When he and Masuku were acquitted, they were immediately rearrested under emergency powers dating to the era of white minority rule.

Masuku died in 1986 shortly after his transfer to a hospital from prison, and Dabengwa was freed under an uneven unity agreement between Mugabe and Nkomo in 1987. Dabengwa went on to serve as home affairs minister from 1992 to 2000. But in 2008 he withdrew from the unity pact to revive the party that was once led by Nkomo, the Zimbabwe African People’s Union, or Zapu.

For all he had fought for independence, Dabengwa’s spell as an official in Mugabe’s government earned him a place on the list of Zimbabwean leaders subject to United States economic sanctions, accused of undermining Zimbabwe’s democracy.

To the end, he remained unforgiving toward Mugabe, insisting that the government formally accept responsibility for the Matabeleland slaughter in the 1980s, apologise to relatives of the victims and compensate them for their losses.

“Until this matter is resolved,” he told Michael Holman, a visiting British journalist, in 2018, “Zimbabwe will be a divided country.”

His active opposition to minority rule dated to the late 1950s, when he led other Zimbabweans in a campaign of civil resistance that earned him a spell in prison. His role as an underground activist and saboteur led him to Moscow in the early 1960s for training as he sought to build what he called “the vanguard of a guerrilla army” to fight white minority rule.

At that time, superpower rivalries between East and West meant that “we were used as pawns in Africa’s entire decolonisation process”, Dabengwa wrote in a paper in 2015. A rift between the Soviet Union and China meant that some liberation movements, including Zapu and Nelson Mandela’s African National Congress (ANC), won Moscow’s backing while others, including Mugabe’s Zimbabwe African National Union (Zanu), were supported mainly by China.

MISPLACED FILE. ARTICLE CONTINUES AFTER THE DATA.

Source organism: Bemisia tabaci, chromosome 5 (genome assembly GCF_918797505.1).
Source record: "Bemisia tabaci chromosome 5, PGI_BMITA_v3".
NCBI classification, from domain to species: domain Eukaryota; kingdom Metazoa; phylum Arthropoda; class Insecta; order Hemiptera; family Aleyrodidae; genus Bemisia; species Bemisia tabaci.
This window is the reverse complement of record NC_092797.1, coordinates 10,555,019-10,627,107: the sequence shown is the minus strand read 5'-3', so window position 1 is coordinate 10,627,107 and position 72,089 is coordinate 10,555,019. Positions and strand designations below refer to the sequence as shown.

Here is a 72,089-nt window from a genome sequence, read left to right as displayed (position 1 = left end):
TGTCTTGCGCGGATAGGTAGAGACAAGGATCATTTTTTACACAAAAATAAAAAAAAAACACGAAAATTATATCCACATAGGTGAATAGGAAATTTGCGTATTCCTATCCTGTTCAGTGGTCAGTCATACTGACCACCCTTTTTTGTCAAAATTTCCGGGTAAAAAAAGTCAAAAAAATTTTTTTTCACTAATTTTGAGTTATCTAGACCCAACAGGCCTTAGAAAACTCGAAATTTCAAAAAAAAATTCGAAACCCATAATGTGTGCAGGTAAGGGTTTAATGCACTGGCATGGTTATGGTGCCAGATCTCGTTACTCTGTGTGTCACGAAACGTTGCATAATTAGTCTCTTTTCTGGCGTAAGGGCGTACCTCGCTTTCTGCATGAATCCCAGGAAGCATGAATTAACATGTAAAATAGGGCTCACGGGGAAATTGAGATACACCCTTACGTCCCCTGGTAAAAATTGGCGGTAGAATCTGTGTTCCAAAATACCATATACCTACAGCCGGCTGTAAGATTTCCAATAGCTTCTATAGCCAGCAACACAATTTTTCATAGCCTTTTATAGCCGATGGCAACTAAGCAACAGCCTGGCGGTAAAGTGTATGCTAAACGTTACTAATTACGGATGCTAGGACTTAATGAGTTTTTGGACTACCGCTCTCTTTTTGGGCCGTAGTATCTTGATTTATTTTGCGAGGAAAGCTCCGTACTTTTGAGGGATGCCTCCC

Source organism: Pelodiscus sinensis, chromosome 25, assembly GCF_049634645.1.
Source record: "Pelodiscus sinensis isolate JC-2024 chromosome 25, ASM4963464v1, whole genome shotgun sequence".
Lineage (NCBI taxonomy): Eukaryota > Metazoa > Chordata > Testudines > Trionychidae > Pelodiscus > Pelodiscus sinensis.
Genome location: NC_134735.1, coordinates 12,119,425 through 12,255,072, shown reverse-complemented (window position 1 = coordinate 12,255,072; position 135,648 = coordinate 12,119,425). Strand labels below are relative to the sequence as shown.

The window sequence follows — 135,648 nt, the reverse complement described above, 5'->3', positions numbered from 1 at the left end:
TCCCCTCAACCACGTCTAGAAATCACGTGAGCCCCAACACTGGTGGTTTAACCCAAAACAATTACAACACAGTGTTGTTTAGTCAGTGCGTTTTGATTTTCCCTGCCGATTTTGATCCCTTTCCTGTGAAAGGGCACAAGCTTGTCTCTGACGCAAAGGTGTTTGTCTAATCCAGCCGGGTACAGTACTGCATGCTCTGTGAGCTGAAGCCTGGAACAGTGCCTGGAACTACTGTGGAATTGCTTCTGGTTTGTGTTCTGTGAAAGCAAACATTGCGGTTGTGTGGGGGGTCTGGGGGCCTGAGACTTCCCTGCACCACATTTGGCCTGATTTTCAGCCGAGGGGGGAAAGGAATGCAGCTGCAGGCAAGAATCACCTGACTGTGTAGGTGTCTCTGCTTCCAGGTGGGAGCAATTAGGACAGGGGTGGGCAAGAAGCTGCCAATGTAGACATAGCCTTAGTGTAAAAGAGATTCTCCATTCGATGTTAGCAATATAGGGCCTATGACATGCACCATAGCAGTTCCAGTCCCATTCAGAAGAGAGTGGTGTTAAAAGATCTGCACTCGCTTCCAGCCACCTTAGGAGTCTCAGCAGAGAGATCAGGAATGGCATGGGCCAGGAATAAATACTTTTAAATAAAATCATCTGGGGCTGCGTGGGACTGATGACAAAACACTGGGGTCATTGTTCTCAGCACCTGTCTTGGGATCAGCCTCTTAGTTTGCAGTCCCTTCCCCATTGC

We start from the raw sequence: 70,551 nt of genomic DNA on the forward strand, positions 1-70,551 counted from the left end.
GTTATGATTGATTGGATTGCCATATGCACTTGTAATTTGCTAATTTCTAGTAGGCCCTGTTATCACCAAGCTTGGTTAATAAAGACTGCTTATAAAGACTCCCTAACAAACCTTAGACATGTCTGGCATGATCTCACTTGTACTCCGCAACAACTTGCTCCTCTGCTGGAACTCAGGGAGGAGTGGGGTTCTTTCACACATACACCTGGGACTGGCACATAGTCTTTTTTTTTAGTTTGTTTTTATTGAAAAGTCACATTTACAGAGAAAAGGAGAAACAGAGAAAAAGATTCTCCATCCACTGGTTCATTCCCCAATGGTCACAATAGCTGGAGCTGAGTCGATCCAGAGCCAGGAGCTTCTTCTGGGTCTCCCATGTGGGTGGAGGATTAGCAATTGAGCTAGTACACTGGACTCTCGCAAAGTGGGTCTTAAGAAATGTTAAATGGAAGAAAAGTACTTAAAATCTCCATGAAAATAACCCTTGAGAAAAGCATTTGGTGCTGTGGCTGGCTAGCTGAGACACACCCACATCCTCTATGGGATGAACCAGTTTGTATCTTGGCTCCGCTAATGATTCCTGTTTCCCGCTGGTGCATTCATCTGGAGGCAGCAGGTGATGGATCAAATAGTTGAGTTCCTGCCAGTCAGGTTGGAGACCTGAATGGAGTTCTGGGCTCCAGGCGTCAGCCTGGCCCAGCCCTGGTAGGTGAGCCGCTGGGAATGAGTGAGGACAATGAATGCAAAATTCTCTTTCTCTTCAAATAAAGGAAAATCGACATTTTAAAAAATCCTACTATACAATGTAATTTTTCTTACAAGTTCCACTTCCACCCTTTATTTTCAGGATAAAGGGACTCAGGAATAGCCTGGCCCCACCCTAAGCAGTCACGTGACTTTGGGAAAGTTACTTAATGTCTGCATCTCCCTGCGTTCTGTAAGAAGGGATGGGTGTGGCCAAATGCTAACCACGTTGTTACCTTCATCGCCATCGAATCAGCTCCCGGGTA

Dabengwa returned to newly independent Zambia, Zimbabwe’s northern neighbour, in late 1964. Zambia, like other so-called frontline states, played a central role in offering rear bases to guerrilla fighters from across the region.

In the late 1960s, indeed, joint units from Dabengwa’s Zipra and the ANC’s military wing sought to infiltrate what was then called Rhodesia by crossing the Zambezi River and fighting some of the earliest battles for independence. The war intensified from 1972 onward, with the rival guerrilla armies fighting in separate areas, from separate rear-bases and with separate command structures and strategies.

While Mugabe’s guerrillas fought a largely rural campaign modelled on Maoist principles, Zipra planned to set up semi-liberated zones from which to “eventually liberate and occupy the major cities of the country”, Dabengwa wrote.

In 1979, however, talks at Lancaster House in London produced a peace deal that ended the bush war, though not the animosities that it had spawned between the rival claimants to the spoils of victory. When Zimbabwe held elections in 2018, Dabengwa pointedly supported those who opposed Mugabe’s successor. — NYT.

Cowell is a New York Times correspondent.